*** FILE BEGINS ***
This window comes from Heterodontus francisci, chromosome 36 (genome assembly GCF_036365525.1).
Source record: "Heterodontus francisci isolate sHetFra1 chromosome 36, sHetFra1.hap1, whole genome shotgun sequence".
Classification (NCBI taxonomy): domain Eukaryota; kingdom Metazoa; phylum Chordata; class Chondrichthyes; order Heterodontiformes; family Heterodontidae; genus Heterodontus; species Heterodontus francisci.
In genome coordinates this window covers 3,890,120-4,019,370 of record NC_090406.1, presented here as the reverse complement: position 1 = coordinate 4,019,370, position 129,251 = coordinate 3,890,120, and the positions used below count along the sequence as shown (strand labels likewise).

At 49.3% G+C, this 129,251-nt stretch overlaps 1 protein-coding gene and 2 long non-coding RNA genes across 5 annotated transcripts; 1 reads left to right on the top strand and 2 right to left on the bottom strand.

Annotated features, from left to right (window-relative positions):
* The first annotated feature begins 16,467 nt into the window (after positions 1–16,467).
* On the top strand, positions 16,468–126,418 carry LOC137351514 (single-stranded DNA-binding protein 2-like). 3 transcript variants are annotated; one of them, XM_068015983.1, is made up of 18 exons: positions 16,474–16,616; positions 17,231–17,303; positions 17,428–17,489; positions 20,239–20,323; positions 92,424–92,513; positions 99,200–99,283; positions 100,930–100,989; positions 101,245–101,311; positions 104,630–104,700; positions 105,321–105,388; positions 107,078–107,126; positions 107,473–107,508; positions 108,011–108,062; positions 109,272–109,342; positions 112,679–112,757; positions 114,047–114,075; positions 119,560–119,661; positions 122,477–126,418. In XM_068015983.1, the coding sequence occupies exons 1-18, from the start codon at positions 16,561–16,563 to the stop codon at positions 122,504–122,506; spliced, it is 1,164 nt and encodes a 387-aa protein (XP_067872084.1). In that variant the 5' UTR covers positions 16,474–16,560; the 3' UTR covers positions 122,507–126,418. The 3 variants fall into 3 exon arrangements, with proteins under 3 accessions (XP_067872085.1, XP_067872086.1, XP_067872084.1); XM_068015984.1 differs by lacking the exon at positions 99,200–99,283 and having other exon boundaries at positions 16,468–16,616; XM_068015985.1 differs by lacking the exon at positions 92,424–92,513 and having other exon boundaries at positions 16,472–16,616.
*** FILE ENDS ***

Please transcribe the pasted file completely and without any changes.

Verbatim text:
This window comes from Heterodontus francisci, chromosome 36 (genome assembly GCF_036365525.1).
Source record: "Heterodontus francisci isolate sHetFra1 chromosome 36, sHetFra1.hap1, whole genome shotgun sequence".
Classification (NCBI taxonomy): domain Eukaryota; kingdom Metazoa; phylum Chordata; class Chondrichthyes; order Heterodontiformes; family Heterodontidae; genus Heterodontus; species Heterodontus francisci.
In genome coordinates this window covers 3,890,120-4,019,370 of record NC_090406.1, presented here as the reverse complement: position 1 = coordinate 4,019,370, position 129,251 = coordinate 3,890,120, and the positions used below count along the sequence as shown (strand labels likewise).

At 49.3% G+C, this 129,251-nt stretch overlaps 1 protein-coding gene and 2 long non-coding RNA genes across 5 annotated transcripts; 1 reads left to right on the top strand and 2 right to left on the bottom strand.

Annotated features, from left to right (window-relative positions):
* The first annotated feature begins 16,467 nt into the window (after positions 1–16,467).
* On the top strand, positions 16,468–126,418 carry LOC137351514 (single-stranded DNA-binding protein 2-like). 3 transcript variants are annotated; one of them, XM_068015983.1, is made up of 18 exons: positions 16,474–16,616; positions 17,231–17,303; positions 17,428–17,489; positions 20,239–20,323; positions 92,424–92,513; positions 99,200–99,283; positions 100,930–100,989; positions 101,245–101,311; positions 104,630–104,700; positions 105,321–105,388; positions 107,078–107,126; positions 107,473–107,508; positions 108,011–108,062; positions 109,272–109,342; positions 112,679–112,757; positions 114,047–114,075; positions 119,560–119,661; positions 122,477–126,418. In XM_068015983.1, the coding sequence occupies exons 1-18, from the start codon at positions 16,561–16,563 to the stop codon at positions 122,504–122,506; spliced, it is 1,164 nt and encodes a 387-aa protein (XP_067872084.1). In that variant the 5' UTR covers positions 16,474–16,560; the 3' UTR covers positions 122,507–126,418. The 3 variants fall into 3 exon arrangements, with proteins under 3 accessions (XP_067872085.1, XP_067872086.1, XP_067872084.1); XM_068015984.1 differs by lacking the exon at positions 99,200–99,283 and having other exon boundaries at positions 16,468–16,616; XM_068015985.1 differs by lacking the exon at positions 92,424–92,513 and having other exon boundaries at positions 16,472–16,616.